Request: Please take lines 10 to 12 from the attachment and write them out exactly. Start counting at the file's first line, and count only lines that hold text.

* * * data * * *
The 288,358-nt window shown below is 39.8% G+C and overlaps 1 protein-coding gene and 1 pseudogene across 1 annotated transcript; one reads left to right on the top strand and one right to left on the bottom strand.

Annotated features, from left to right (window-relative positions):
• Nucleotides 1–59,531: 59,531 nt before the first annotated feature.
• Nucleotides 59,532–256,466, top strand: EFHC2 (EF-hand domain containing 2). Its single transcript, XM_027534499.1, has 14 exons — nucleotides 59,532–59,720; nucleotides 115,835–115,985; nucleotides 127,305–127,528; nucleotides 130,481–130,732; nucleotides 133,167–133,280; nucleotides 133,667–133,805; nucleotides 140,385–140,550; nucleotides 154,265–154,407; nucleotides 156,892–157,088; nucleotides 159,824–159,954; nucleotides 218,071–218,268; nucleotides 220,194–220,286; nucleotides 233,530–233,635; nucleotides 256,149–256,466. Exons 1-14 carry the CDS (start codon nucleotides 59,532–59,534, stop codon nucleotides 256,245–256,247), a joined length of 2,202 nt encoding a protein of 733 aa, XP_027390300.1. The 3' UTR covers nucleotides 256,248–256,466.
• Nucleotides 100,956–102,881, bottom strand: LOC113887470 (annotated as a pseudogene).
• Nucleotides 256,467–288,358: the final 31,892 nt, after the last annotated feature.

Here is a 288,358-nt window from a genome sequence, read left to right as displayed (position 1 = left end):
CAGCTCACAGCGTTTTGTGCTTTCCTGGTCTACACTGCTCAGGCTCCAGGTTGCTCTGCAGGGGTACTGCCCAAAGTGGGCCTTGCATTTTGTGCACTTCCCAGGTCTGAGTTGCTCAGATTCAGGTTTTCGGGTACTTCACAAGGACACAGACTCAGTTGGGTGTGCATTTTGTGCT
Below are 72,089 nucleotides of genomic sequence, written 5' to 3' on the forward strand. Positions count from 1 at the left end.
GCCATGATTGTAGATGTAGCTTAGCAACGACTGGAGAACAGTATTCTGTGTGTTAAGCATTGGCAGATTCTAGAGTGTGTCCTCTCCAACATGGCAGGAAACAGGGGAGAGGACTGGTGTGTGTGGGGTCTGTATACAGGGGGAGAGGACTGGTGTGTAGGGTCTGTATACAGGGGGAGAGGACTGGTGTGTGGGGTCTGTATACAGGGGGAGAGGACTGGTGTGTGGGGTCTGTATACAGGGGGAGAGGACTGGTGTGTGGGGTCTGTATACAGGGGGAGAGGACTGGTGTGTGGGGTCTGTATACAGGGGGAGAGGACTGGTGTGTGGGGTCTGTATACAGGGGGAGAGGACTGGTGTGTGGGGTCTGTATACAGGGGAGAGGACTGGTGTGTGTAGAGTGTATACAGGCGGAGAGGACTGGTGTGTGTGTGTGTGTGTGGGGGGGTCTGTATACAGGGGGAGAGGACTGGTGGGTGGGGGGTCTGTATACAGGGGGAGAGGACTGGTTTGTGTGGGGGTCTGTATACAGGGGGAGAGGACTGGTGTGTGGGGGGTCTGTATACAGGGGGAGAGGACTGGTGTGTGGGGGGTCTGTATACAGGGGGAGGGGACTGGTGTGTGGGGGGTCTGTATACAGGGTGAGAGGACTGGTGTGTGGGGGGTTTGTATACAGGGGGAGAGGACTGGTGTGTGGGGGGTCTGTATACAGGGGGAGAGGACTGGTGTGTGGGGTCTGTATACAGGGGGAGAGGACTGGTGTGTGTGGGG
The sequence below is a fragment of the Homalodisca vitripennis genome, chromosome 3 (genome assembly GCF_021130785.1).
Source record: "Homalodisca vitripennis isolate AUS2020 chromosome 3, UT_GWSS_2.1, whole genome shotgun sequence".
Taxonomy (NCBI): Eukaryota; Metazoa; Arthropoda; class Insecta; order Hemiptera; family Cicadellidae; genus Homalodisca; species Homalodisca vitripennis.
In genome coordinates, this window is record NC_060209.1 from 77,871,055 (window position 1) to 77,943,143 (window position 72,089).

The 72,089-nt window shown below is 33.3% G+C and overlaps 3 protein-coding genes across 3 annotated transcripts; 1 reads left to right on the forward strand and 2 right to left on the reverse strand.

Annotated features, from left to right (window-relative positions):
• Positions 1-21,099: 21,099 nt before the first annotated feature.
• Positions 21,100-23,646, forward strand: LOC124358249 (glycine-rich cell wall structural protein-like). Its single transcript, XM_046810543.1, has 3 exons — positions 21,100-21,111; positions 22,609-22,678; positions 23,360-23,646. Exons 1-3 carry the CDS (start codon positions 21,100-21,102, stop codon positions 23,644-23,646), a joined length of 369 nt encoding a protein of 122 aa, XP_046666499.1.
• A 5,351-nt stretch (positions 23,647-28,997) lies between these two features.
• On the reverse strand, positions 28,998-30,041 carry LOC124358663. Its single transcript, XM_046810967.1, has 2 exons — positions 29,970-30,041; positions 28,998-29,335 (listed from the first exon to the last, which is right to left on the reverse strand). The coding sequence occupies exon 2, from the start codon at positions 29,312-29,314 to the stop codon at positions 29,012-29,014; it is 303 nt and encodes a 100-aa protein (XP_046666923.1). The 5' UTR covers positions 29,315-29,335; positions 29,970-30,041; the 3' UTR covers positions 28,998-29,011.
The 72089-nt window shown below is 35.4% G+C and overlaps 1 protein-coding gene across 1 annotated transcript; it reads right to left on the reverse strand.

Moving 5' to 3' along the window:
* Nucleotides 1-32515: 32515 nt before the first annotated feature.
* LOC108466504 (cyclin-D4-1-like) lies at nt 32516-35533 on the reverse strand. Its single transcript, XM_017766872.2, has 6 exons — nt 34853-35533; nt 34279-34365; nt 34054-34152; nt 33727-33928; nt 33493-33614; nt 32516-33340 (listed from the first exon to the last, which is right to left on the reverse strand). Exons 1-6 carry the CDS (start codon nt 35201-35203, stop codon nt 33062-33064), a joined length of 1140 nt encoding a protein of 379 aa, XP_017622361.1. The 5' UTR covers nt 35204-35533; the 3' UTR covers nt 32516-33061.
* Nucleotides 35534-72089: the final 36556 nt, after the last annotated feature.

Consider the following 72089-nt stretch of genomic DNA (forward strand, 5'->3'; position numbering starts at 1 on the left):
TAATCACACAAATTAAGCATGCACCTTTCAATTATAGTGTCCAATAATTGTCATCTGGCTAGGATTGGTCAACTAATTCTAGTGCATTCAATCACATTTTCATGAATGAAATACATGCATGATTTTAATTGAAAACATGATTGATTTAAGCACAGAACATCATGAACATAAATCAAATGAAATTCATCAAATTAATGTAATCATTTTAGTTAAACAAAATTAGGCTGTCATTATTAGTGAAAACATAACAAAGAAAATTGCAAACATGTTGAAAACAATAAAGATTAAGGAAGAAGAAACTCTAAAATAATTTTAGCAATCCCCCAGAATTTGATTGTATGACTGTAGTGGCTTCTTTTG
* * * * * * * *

GCCATGATTGTAGATGTAGCTTAGCAACGACTGGAGAACAGTATTCTGTGTGTTAAGCATTGGCAGATTCTAGAGTGTGTCCTCTCCAACATGGCAGGAAACAGGGGAGAGGACTGGTGTGTGTGGGGTCTGTATACAGGGGGAGAGGACTGGTGTGTAGGGTCTGTATACAGGGGGAGAGGACTGGTGTGTGGGGTCTGTATACAGGGGGAGAGGACTGGTGTGTGGGGTCTGTATACAGGGGGAGAGGACTGGTGTGTGGGGTCTGTATACAGGGGGAGAGGACTGGTGTGTGGGGTCTGTATACAGGGGGAGAGGACTGGTGTGTGGGGTCTGTATACAGGGGGAGAGGACTGGTGTGTGGGGTCTGTATACAGGGGAGAGGACTGGTGTGTGTAGAGTGTATACAGGCGGAGAGGACTGGTGTGTGTGTGTGTGTGTGGGGGGGTCTGTATACAGGGGGAGAGGACTGGTGGGTGGGGGGTCTGTATACAGGGGGAGAGGACTGGTTTGTGTGGGGGTCTGTATACAGGGGGAGAGGACTGGTGTGTGGGGGGTCTGTATACAGGGGGAGAGGACTGGTGTGTGGGGGGTCTGTATACAGGGGGAGGGGACTGGTGTGTGGGGGGTCTGTATACAGGGTGAGAGGACTGGTGTGTGGGGGGTTTGTATACAGGGGGAGAGGACTGGTGTGTGGGGGGTCTGTATACAGGGGGAGAGGACTGGTGTGTGGGGTCTGTATACAGGGGGAGAGGACTGGTGTGTGTGGGG
The sequence below is a fragment of the Homalodisca vitripennis genome, chromosome 3 (genome assembly GCF_021130785.1).
Source record: "Homalodisca vitripennis isolate AUS2020 chromosome 3, UT_GWSS_2.1, whole genome shotgun sequence".